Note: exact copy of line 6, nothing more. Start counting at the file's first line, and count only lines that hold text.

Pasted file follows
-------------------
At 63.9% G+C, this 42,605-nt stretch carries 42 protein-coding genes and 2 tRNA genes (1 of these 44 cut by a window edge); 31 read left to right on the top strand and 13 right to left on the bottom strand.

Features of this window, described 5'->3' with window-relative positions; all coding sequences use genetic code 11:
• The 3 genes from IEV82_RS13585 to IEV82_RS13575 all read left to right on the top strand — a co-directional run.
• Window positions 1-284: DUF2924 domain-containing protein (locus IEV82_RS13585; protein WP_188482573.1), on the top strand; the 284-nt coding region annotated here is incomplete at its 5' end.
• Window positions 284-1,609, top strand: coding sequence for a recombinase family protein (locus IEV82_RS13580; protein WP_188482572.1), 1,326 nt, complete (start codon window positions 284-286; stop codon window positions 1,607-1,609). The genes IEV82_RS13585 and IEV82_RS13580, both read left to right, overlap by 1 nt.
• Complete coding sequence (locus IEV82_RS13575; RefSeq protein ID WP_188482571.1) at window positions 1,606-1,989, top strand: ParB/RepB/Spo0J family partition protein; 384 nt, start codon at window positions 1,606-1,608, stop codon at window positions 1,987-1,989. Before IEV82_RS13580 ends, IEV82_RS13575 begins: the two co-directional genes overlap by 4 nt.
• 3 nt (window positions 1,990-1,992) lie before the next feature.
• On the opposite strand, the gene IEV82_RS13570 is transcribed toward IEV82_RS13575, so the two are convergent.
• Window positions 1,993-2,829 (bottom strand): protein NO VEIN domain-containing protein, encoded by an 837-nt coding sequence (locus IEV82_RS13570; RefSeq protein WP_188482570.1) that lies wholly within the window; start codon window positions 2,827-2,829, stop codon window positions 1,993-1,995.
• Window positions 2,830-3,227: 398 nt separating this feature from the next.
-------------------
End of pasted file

• Complete coding sequence (locus IEV82_RS13575; RefSeq protein ID WP_188482571.1) at window positions 1,606-1,989, top strand: ParB/RepB/Spo0J family partition protein; 384 nt, start codon at window positions 1,606-1,608, stop codon at window positions 1,987-1,989. Before IEV82_RS13580 ends, IEV82_RS13575 begins: the two co-directional genes overlap by 4 nt.